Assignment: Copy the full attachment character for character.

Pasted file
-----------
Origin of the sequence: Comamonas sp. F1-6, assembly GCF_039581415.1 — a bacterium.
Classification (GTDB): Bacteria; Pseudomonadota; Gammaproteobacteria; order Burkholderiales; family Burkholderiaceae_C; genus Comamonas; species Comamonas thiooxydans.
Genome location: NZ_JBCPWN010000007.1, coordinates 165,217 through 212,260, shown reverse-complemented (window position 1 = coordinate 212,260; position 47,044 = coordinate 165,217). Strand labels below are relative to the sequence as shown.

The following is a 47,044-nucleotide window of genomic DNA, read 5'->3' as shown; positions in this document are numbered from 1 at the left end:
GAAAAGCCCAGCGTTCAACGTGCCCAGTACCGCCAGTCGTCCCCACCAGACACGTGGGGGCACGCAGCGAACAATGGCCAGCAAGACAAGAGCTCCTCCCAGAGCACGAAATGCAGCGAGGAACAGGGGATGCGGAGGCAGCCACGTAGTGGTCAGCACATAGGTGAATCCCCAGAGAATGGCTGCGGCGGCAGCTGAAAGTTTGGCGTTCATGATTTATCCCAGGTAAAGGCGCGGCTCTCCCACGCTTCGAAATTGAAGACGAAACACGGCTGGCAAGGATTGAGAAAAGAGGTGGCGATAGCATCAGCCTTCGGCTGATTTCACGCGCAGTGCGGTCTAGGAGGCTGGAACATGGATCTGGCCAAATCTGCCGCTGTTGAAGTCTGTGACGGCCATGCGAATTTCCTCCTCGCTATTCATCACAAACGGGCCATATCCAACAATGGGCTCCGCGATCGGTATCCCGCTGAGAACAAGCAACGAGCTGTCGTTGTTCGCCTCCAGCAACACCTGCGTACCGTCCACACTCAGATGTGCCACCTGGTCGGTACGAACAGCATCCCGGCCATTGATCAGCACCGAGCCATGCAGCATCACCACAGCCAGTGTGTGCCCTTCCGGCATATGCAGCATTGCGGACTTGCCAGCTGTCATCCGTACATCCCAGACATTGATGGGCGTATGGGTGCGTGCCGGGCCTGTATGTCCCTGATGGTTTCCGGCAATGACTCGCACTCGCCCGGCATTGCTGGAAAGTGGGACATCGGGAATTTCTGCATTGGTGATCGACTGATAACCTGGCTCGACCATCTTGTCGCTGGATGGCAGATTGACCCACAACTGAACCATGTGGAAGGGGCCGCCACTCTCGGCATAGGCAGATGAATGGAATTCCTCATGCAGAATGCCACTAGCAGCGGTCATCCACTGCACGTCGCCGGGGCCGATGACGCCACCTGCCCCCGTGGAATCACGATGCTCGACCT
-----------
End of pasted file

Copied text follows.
Origin of the sequence: Comamonas sp. F1-6, assembly GCF_039581415.1 — a bacterium.
Classification (GTDB): Bacteria; Pseudomonadota; Gammaproteobacteria; order Burkholderiales; family Burkholderiaceae_C; genus Comamonas; species Comamonas thiooxydans.
Genome location: NZ_JBCPWN010000007.1, coordinates 165,217 through 212,260, shown reverse-complemented (window position 1 = coordinate 212,260; position 47,044 = coordinate 165,217). Strand labels below are relative to the sequence as shown.

The following is a 47,044-nucleotide window of genomic DNA, read 5'->3' as shown; positions in this document are numbered from 1 at the left end:
GAAAAGCCCAGCGTTCAACGTGCCCAGTACCGCCAGTCGTCCCCACCAGACACGTGGGGGCACGCAGCGAACAATGGCCAGCAAGACAAGAGCTCCTCCCAGAGCACGAAATGCAGCGAGGAACAGGGGATGCGGAGGCAGCCACGTAGTGGTCAGCACATAGGTGAATCCCCAGAGAATGGCTGCGGCGGCAGCTGAAAGTTTGGCGTTCATGATTTATCCCAGGTAAAGGCGCGGCTCTCCCACGCTTCGAAATTGAAGACGAAACACGGCTGGCAAGGATTGAGAAAAGAGGTGGCGATAGCATCAGCCTTCGGCTGATTTCACGCGCAGTGCGGTCTAGGAGGCTGGAACATGGATCTGGCCAAATCTGCCGCTGTTGAAGTCTGTGACGGCCATGCGAATTTCCTCCTCGCTATTCATCACAAACGGGCCATATCCAACAATGGGCTCCGCGATCGGTATCCCGCTGAGAACAAGCAACGAGCTGTCGTTGTTCGCCTCCAGCAACACCTGCGTACCGTCCACACTCAGATGTGCCACCTGGTCGGTACGAACAGCATCCCGGCCATTGATCAGCACCGAGCCATGCAGCATCACCACAGCCAGTGTGTGCCCTTCCGGCATATGCAGCATTGCGGACTTGCCAGCTGTCATCCGTACATCCCAGACATTGATGGGCGTATGGGTGCGTGCCGGGCCTGTATGTCCCTGATGGTTTCCGGCAATGACTCGCACTCGCCCGGCATTGCTGGAAAGTGGGACATCGGGAATTTCTGCATTGGTGATCGACTGATAACCTGGCTCGACCATCTTGTCGCTGGATGGCAGATTGACCCACAACTGAACCATGTGGAAGGGGCCGCCACTCTCGGCATAGGCAGATGAATGGAATTCCTCATGCAGAATGCCACTAGCAGCGGTCATCCACTGCACGTCGCCGGGGCCGATGACGCCACCTGCCCCCGTGGAATCACGATGCTCGACCT